When it comes to owning a pet, most people will generally look at the kind of partner one would be getting from a dog.
Most, of course, will be concerned with whatever they feed the dog, and housing.
The thing that most pet owners don’t realize is that these dogs also have their own issues.
And no, it’s not the general issues such as behaviors or temperament, but rather health issues.
Most pet owners never think about their pet getting sick.
Just the thought of it is enough to drive several people crazy, but it is something that does happen.
Your dog has been shaking, and you have noticed this.
Well, the reason why it is shaking could be medical, but it could simply be behavioral.
Let’s take a look at the most common reasons why your beautiful dog could be shaking.
Your Dog is Just Cold
Here’s the very thing that leaves a lot of pet owners stumped.
Yes, your pup does feel cold.
No, it doesn’t matter whether they’ve got tons of fur covering their bodies, the temperatures they are experiencing could be lower than their fur could be insulating them from.
There are dogs with varying levels of fur.
Some like pit bulls will have just that single coat of short hair.
This leaves them vulnerable to extremes in weather, especially in the winter months.
Others like huskies or malamutes that are actually meant to work in frigid temperatures are protected from such by thick double coats.
The other thing to look at is the body fat content.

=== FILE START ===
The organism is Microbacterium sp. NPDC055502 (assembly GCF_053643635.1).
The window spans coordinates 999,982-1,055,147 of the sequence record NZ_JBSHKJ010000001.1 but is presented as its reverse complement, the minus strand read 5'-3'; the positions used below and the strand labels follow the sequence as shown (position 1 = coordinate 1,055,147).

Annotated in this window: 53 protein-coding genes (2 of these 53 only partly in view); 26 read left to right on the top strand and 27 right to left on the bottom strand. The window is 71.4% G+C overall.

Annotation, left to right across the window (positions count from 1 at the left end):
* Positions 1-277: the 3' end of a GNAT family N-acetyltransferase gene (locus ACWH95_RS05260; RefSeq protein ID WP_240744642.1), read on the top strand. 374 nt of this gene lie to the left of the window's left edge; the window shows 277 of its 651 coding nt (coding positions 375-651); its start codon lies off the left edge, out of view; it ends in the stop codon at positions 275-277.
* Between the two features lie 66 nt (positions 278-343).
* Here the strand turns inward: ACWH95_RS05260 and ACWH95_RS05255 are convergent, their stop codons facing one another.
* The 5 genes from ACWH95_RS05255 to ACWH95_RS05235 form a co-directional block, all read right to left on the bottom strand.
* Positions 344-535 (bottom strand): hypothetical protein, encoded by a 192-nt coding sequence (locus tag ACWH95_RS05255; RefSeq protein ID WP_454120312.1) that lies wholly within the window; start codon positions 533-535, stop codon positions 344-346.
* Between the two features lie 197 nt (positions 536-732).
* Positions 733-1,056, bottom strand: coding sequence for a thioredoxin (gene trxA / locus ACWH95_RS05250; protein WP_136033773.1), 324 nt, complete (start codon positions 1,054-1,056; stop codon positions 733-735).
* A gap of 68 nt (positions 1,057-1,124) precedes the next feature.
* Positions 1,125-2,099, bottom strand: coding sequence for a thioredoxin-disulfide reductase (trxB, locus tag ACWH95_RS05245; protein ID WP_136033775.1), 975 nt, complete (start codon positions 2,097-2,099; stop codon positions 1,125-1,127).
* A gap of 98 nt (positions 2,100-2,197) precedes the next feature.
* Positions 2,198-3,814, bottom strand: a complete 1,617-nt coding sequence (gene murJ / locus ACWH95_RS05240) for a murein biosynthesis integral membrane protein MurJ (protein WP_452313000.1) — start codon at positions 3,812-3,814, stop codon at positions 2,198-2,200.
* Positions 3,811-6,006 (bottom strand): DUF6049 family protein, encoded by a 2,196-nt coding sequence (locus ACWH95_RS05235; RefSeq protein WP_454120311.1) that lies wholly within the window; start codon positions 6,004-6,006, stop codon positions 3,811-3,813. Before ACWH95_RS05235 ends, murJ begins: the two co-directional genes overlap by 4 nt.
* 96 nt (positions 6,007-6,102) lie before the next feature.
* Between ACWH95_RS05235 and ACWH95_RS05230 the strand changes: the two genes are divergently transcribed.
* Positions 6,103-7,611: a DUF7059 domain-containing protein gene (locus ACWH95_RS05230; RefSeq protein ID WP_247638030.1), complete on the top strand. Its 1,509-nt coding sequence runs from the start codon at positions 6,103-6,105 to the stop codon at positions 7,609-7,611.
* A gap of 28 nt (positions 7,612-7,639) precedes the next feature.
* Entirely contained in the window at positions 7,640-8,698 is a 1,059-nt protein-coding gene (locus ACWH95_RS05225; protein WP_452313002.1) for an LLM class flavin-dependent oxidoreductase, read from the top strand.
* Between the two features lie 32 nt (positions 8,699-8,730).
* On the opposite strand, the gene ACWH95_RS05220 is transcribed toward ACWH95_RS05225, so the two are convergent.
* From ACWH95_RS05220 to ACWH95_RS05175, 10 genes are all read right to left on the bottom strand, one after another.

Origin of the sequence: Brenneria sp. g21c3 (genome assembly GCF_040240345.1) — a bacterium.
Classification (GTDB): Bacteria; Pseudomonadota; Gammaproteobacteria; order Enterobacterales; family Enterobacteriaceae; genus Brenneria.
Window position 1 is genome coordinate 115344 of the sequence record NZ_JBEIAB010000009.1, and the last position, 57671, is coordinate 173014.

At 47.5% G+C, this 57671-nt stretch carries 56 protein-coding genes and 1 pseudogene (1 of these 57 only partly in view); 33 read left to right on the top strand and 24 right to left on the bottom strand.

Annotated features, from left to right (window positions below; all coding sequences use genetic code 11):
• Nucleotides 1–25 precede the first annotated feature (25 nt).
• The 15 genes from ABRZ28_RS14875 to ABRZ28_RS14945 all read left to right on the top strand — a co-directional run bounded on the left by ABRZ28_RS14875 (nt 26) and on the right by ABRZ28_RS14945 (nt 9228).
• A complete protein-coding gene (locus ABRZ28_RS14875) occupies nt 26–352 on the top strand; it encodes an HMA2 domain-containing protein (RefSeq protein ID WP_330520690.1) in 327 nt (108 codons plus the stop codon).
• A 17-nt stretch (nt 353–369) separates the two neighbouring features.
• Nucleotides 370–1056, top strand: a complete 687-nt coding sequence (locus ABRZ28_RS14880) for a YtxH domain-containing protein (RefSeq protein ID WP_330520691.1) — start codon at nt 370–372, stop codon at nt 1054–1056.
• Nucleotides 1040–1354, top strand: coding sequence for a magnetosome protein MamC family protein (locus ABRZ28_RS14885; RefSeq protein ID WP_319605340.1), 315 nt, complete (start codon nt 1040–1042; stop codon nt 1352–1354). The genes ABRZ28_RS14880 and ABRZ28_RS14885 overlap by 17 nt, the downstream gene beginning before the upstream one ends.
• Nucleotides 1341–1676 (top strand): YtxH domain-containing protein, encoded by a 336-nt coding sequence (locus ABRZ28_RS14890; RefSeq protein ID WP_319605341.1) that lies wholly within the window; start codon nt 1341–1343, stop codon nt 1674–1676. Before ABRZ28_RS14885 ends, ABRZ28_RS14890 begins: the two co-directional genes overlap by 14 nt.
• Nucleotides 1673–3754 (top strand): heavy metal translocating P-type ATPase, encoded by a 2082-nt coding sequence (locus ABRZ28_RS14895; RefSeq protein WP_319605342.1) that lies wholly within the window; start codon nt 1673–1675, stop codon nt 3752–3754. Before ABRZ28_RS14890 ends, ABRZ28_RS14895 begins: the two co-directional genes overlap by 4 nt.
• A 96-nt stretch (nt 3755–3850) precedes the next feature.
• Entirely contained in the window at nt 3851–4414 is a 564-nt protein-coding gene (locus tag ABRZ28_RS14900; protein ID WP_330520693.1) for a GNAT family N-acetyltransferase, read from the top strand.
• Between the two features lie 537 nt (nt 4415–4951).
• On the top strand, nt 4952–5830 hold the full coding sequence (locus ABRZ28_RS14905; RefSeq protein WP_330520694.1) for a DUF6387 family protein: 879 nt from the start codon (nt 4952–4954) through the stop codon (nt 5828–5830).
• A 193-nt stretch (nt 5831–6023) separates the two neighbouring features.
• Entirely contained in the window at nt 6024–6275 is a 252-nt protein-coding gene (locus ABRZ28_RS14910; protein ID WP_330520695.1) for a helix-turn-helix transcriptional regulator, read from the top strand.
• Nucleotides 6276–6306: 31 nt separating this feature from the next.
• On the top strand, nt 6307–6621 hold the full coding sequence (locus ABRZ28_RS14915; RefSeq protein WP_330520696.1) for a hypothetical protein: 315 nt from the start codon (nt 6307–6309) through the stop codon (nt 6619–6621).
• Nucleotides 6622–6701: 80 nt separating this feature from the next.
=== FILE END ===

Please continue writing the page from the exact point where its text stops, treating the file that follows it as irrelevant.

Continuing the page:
Of course, the less fat they have, the less they are insulated from the cold.
To stop them trembling, it could be just as simple as investing in a sweater for them.
If your dog lies on the bare tile or wood floor, this will end up chilling them.
A carpet or rubber mat would be of great help, but the best would be to get them their own beds to lie in.
If you keep your dogs outdoors, a weatherproof kennel would work great for them.
Adding heating options for the dogs would be a great way to keep the healthy.
You Dog Could Just Be Healthy
Yes, this may look counter to what you may be looking for, but a dog will also shiver even when they are absolutely healthy.
This is especially true when they’ve just had a bath and they are not completely dry yet.
They will shake off whatever moisture is in their fur by attempting to mimic a drill in operation.
And right after this, the shaking will start, and you can even observe it with their jaws and teeth chattering all over the place.
This is a common occurrence with furry animals, and is just an exercise is the prevention of hypothermia.
In certain cases, it could just be a way for the dog to show emotion.
They might shake and shudder when they are overly playful, or are happy that you are back home with them.
In some cases, you may need behavioral training to discourage your dog from developing this behavior even further.
They May Have White Dog Shaker Syndrome
This is a condition that is fairly common in small dogs.
It is named so because it was first observed in small dogs such as the Maltese and the West Highland White Terriers.
Both of these breeds are small, and mostly white, hence the name.